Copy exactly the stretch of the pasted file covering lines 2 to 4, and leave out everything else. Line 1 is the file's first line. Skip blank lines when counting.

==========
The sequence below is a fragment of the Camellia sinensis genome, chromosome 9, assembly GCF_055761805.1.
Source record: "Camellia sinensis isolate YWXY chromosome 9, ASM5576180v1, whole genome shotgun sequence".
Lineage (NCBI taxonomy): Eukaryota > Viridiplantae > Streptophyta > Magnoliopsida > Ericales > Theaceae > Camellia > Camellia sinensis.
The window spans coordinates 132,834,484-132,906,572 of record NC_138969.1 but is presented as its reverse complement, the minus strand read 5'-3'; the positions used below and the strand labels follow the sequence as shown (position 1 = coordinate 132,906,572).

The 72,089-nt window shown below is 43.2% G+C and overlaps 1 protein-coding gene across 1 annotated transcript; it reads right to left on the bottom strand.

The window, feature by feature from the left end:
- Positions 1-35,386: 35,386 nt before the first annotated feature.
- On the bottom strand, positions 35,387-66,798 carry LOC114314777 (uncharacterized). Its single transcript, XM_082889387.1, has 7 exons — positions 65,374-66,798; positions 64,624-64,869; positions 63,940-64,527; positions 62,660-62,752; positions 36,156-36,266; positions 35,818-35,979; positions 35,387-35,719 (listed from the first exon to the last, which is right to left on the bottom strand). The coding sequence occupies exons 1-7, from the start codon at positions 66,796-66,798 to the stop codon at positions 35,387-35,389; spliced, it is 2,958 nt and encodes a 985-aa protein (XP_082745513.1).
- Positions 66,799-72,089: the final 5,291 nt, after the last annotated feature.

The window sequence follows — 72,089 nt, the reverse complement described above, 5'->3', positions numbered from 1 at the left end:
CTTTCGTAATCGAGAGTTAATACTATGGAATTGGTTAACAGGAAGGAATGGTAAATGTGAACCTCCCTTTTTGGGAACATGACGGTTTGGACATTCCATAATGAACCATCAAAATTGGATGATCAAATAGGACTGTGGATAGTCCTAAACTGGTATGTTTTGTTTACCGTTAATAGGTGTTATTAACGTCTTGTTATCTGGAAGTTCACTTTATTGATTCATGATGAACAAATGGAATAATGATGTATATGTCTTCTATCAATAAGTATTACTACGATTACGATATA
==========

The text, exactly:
Source record: "Camellia sinensis isolate YWXY chromosome 9, ASM5576180v1, whole genome shotgun sequence".
Lineage (NCBI taxonomy): Eukaryota > Viridiplantae > Streptophyta > Magnoliopsida > Ericales > Theaceae > Camellia > Camellia sinensis.
The window spans coordinates 132,834,484-132,906,572 of record NC_138969.1 but is presented as its reverse complement, the minus strand read 5'-3'; the positions used below and the strand labels follow the sequence as shown (position 1 = coordinate 132,906,572).